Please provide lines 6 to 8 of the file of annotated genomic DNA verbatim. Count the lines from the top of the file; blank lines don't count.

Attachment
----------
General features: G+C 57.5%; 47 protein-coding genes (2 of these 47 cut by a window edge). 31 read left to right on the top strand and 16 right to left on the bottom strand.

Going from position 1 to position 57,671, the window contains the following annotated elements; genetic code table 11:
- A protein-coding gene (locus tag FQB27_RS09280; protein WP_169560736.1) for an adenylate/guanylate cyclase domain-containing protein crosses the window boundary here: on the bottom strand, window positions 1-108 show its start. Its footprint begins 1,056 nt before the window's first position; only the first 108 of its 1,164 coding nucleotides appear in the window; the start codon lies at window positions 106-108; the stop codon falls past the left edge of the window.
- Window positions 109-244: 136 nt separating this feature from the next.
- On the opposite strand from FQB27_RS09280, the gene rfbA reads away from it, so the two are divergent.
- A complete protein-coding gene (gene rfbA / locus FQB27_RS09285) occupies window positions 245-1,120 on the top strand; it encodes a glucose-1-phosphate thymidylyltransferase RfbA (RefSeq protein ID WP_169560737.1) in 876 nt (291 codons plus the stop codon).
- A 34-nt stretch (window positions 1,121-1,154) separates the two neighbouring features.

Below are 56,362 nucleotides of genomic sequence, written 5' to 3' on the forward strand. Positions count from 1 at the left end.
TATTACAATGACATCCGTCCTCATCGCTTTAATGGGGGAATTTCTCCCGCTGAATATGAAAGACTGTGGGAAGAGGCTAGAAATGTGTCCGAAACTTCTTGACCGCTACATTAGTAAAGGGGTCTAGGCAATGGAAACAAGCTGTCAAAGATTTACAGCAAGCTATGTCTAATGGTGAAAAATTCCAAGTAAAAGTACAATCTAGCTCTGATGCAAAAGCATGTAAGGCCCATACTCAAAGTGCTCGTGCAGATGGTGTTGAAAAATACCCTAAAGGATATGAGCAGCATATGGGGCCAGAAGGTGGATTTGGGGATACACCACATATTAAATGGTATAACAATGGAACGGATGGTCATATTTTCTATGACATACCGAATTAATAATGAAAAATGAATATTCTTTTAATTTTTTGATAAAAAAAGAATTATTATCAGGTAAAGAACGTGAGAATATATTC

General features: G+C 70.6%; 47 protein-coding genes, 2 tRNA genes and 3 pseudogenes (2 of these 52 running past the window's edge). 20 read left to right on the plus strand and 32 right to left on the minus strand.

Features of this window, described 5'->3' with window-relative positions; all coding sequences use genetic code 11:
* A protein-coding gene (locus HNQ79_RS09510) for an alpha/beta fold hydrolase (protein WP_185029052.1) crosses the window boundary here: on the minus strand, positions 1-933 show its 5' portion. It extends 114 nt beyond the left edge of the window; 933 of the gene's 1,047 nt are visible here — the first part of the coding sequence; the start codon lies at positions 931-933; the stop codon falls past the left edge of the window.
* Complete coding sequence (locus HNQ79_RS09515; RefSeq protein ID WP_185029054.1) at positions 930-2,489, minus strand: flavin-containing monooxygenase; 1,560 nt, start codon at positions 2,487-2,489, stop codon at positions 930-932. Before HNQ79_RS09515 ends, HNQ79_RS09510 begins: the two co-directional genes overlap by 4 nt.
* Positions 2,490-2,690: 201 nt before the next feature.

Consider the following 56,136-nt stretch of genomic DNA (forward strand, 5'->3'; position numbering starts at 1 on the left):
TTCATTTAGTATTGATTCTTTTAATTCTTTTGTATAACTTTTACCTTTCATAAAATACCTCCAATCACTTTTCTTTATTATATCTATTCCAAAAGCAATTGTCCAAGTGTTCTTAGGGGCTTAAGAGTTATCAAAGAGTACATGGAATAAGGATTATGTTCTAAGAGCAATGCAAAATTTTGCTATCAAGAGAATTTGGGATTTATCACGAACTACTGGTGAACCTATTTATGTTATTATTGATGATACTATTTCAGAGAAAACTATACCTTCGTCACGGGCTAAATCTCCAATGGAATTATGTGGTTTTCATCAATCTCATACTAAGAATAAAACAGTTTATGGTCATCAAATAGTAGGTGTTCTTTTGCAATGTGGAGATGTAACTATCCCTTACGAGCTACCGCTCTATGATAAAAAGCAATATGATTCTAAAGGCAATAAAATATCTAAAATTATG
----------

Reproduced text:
- A complete protein-coding gene (gene rfbA / locus FQB27_RS09285) occupies window positions 245-1,120 on the top strand; it encodes a glucose-1-phosphate thymidylyltransferase RfbA (RefSeq protein ID WP_169560737.1) in 876 nt (291 codons plus the stop codon).
- A 34-nt stretch (window positions 1,121-1,154) separates the two neighbouring features.

Below are 56,362 nucleotides of genomic sequence, written 5' to 3' on the forward strand. Positions count from 1 at the left end.